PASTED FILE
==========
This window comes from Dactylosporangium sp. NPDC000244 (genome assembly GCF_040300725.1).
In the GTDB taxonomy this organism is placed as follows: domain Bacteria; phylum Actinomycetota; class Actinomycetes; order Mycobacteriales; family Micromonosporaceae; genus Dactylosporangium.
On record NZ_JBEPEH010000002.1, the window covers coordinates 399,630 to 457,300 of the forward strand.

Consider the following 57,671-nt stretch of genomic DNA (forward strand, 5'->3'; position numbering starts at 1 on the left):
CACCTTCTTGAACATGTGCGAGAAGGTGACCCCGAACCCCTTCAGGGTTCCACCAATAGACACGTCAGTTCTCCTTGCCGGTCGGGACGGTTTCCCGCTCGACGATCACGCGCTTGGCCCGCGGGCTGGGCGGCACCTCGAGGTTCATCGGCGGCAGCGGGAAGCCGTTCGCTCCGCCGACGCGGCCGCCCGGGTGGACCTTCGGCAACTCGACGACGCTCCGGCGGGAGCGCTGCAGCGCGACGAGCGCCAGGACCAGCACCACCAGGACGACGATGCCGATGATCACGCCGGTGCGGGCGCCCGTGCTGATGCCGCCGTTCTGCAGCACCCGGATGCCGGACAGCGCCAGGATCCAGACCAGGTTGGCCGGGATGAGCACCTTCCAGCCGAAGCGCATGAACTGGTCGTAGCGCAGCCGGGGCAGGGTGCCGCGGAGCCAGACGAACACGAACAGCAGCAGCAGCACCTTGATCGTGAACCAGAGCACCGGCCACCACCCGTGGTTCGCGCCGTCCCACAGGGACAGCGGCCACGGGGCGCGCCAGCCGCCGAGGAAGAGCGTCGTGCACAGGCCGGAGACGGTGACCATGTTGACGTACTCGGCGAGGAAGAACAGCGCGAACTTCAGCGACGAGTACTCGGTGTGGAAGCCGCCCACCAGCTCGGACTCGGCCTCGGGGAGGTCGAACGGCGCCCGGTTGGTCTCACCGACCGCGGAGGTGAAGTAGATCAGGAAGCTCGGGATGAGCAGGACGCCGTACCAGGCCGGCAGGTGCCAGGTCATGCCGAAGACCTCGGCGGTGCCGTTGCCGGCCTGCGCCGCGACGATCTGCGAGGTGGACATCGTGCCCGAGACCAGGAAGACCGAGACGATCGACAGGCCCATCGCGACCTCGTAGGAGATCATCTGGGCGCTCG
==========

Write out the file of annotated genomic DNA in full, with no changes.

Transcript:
This window comes from Dactylosporangium sp. NPDC000244 (genome assembly GCF_040300725.1).
In the GTDB taxonomy this organism is placed as follows: domain Bacteria; phylum Actinomycetota; class Actinomycetes; order Mycobacteriales; family Micromonosporaceae; genus Dactylosporangium.
On record NZ_JBEPEH010000002.1, the window covers coordinates 399,630 to 457,300 of the forward strand.

Consider the following 57,671-nt stretch of genomic DNA (forward strand, 5'->3'; position numbering starts at 1 on the left):
CACCTTCTTGAACATGTGCGAGAAGGTGACCCCGAACCCCTTCAGGGTTCCACCAATAGACACGTCAGTTCTCCTTGCCGGTCGGGACGGTTTCCCGCTCGACGATCACGCGCTTGGCCCGCGGGCTGGGCGGCACCTCGAGGTTCATCGGCGGCAGCGGGAAGCCGTTCGCTCCGCCGACGCGGCCGCCCGGGTGGACCTTCGGCAACTCGACGACGCTCCGGCGGGAGCGCTGCAGCGCGACGAGCGCCAGGACCAGCACCACCAGGACGACGATGCCGATGATCACGCCGGTGCGGGCGCCCGTGCTGATGCCGCCGTTCTGCAGCACCCGGATGCCGGACAGCGCCAGGATCCAGACCAGGTTGGCCGGGATGAGCACCTTCCAGCCGAAGCGCATGAACTGGTCGTAGCGCAGCCGGGGCAGGGTGCCGCGGAGCCAGACGAACACGAACAGCAGCAGCAGCACCTTGATCGTGAACCAGAGCACCGGCCACCACCCGTGGTTCGCGCCGTCCCACAGGGACAGCGGCCACGGGGCGCGCCAGCCGCCGAGGAAGAGCGTCGTGCACAGGCCGGAGACGGTGACCATGTTGACGTACTCGGCGAGGAAGAACAGCGCGAACTTCAGCGACGAGTACTCGGTGTGGAAGCCGCCCACCAGCTCGGACTCGGCCTCGGGGAGGTCGAACGGCGCCCGGTTGGTCTCACCGACCGCGGAGGTGAAGTAGATCAGGAAGCTCGGGATGAGCAGGACGCCGTACCAGGCCGGCAGGTGCCAGGTCATGCCGAAGACCTCGGCGGTGCCGTTGCCGGCCTGCGCCGCGACGATCTGCGAGGTGGACATCGTGCCCGAGACCAGGAAGACCGAGACGATCGACAGGCCCATCGCGACCTCGTAGGAGATCATCTGGGCGCTCG